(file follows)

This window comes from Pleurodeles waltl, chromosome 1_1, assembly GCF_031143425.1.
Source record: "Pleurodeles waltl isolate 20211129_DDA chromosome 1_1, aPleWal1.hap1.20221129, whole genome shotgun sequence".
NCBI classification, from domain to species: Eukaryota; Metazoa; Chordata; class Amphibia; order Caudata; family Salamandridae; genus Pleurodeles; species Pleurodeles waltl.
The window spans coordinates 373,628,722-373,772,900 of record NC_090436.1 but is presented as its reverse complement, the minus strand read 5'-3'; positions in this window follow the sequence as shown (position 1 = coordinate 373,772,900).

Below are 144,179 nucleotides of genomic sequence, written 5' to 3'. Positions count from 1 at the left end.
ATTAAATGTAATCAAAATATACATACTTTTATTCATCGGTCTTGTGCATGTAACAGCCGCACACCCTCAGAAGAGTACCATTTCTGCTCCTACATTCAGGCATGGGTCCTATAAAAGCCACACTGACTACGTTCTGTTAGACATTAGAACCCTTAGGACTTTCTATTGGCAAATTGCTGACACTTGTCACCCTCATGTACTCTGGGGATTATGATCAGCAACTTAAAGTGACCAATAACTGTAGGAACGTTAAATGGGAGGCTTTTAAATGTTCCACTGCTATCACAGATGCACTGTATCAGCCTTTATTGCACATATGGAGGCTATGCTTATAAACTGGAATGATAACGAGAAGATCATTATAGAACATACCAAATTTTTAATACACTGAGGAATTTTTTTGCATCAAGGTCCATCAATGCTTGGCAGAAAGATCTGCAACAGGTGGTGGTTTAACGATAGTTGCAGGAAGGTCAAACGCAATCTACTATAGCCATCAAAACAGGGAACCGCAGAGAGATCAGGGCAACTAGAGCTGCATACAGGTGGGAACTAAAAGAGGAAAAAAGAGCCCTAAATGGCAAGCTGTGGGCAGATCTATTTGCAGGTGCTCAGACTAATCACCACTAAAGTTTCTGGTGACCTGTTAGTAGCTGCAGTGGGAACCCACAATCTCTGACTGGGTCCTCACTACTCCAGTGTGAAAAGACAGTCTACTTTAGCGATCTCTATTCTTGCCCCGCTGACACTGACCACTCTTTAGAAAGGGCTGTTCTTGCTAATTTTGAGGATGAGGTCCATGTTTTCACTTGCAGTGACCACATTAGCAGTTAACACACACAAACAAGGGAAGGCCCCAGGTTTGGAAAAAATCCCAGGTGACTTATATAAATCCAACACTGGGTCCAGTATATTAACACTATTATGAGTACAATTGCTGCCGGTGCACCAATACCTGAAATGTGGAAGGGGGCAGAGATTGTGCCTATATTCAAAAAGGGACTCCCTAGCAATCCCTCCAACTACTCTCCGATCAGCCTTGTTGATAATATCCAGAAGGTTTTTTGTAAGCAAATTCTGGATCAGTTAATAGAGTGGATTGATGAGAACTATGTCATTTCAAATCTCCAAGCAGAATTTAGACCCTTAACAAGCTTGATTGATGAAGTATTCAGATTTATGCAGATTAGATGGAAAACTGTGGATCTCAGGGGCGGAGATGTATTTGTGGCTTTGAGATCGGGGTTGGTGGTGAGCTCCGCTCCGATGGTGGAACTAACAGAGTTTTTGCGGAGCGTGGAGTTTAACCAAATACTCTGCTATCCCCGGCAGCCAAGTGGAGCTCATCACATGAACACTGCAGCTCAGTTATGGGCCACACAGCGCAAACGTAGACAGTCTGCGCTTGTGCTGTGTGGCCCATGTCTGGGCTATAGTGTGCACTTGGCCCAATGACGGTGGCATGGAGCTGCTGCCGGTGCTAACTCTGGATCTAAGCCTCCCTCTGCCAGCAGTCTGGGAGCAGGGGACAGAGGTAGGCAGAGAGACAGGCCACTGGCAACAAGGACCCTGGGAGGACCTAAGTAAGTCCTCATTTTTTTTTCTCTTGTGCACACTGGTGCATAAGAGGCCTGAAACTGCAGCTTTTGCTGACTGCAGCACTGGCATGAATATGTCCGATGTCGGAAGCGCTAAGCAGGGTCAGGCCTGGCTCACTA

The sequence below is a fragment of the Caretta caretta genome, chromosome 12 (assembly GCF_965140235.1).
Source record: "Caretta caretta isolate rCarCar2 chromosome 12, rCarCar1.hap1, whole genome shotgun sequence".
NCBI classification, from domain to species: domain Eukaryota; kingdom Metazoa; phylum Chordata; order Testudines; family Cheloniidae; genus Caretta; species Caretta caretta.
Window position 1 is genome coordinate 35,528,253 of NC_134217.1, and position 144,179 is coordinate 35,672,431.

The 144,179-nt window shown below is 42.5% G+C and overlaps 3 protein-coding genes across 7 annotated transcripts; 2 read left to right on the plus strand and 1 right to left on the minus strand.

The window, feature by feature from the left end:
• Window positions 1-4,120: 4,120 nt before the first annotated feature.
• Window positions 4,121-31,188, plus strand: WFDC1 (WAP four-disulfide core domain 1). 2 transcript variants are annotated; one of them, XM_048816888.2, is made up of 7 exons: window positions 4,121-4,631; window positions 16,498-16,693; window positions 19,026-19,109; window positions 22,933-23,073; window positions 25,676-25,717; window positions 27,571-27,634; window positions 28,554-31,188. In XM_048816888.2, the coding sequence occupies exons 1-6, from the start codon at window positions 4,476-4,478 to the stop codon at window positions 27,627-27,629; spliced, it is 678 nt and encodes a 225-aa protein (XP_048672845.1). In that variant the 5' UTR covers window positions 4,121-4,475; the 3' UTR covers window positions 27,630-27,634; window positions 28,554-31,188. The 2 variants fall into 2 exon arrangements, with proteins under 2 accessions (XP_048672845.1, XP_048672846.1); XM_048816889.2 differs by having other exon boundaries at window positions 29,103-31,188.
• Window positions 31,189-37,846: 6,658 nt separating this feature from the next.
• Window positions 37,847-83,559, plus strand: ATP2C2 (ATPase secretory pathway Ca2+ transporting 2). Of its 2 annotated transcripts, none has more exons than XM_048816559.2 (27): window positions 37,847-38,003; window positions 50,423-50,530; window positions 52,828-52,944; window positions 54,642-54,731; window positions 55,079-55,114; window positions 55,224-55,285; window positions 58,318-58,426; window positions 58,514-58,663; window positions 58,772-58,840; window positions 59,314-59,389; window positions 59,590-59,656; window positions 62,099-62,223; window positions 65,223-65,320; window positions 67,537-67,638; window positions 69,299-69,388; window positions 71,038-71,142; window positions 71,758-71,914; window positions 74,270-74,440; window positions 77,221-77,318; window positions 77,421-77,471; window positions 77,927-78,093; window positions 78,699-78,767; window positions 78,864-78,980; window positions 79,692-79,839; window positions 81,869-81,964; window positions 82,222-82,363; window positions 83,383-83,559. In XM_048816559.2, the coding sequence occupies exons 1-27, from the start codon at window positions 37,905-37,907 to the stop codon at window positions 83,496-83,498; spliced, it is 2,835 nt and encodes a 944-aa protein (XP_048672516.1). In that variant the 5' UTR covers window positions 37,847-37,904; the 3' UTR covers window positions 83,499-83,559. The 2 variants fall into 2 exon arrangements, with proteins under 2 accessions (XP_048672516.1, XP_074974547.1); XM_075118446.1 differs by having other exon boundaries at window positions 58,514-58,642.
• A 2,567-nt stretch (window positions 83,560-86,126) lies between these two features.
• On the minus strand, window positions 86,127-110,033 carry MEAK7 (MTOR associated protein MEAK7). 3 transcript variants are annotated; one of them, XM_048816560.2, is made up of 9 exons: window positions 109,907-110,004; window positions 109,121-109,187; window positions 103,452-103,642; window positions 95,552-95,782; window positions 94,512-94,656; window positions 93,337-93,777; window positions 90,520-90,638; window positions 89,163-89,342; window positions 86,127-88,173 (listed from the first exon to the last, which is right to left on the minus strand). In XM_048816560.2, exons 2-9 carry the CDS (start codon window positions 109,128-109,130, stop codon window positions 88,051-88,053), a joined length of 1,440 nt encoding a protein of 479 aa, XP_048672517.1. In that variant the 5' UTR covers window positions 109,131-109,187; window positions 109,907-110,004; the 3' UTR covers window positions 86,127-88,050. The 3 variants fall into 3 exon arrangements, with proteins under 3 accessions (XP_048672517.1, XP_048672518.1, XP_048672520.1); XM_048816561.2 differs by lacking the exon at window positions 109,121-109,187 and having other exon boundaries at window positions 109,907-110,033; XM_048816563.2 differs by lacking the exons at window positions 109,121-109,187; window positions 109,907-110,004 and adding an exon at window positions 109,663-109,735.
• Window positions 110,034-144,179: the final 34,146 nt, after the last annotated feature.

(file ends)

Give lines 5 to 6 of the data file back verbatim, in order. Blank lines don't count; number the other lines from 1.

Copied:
Below are 144,179 nucleotides of genomic sequence, written 5' to 3'. Positions count from 1 at the left end.
ATTAAATGTAATCAAAATATACATACTTTTATTCATCGGTCTTGTGCATGTAACAGCCGCACACCCTCAGAAGAGTACCATTTCTGCTCCTACATTCAGGCATGGGTCCTATAAAAGCCACACTGACTACGTTCTGTTAGACATTAGAACCCTTAGGACTTTCTATTGGCAAATTGCTGACACTTGTCACCCTCATGTACTCTGGGGATTATGATCAGCAACTTAAAGTGACCAATAACTGTAGGAACGTTAAATGGGAGGCTTTTAAATGTTCCACTGCTATCACAGATGCACTGTATCAGCCTTTATTGCACATATGGAGGCTATGCTTATAAACTGGAATGATAACGAGAAGATCATTATAGAACATACCAAATTTTTAATACACTGAGGAATTTTTTTGCATCAAGGTCCATCAATGCTTGGCAGAAAGATCTGCAACAGGTGGTGGTTTAACGATAGTTGCAGGAAGGTCAAACGCAATCTACTATAGCCATCAAAACAGGGAACCGCAGAGAGATCAGGGCAACTAGAGCTGCATACAGGTGGGAACTAAAAGAGGAAAAAAGAGCCCTAAATGGCAAGCTGTGGGCAGATCTATTTGCAGGTGCTCAGACTAATCACCACTAAAGTTTCTGGTGACCTGTTAGTAGCTGCAGTGGGAACCCACAATCTCTGACTGGGTCCTCACTACTCCAGTGTGAAAAGACAGTCTACTTTAGCGATCTCTATTCTTGCCCCGCTGACACTGACCACTCTTTAGAAAGGGCTGTTCTTGCTAATTTTGAGGATGAGGTCCATGTTTTCACTTGCAGTGACCACATTAGCAGTTAACACACACAAACAAGGGAAGGCCCCAGGTTTGGAAAAAATCCCAGGTGACTTATATAAATCCAACACTGGGTCCAGTATATTAACACTATTATGAGTACAATTGCTGCCGGTGCACCAATACCTGAAATGTGGAAGGGGGCAGAGATTGTGCCTATATTCAAAAAGGGACTCCCTAGCAATCCCTCCAACTACTCTCCGATCAGCCTTGTTGATAATATCCAGAAGGTTTTTTGTAAGCAAATTCTGGATCAGTTAATAGAGTGGATTGATGAGAACTATGTCATTTCAAATCTCCAAGCAGAATTTAGACCCTTAACAAGCTTGATTGATGAAGTATTCAGATTTATGCAGATTAGATGGAAAACTGTGGATCTCAGGGGCGGAGATGTATTTGTGGCTTTGAGATCGGGGTTGGTGGTGAGCTCCGCTCCGATGGTGGAACTAACAGAGTTTTTGCGGAGCGTGGAGTTTAACCAAATACTCTGCTATCCCCGGCAGCCAAGTGGAGCTCATCACATGAACACTGCAGCTCAGTTATGGGCCACACAGCGCAAACGTAGACAGTCTGCGCTTGTGCTGTGTGGCCCATGTCTGGGCTATAGTGTGCACTTGGCCCAATGACGGTGGCATGGAGCTGCTGCCGGTGCTAACTCTGGATCTAAGCCTCCCTCTGCCAGCAGTCTGGGAGCAGGGGACAGAGGTAGGCAGAGAGACAGGCCACTGGCAACAAGGACCCTGGGAGGACCTAAGTAAGTCCTCATTTTTTTTTCTCTTGTGCACACTGGTGCATAAGAGGCCTGAAACTGCAGCTTTTGCTGACTGCAGCACTGGCATGAATATGTCCGATGTCGGAAGCGCTAAGCAGGGTCAGGCCTGGCTCACTA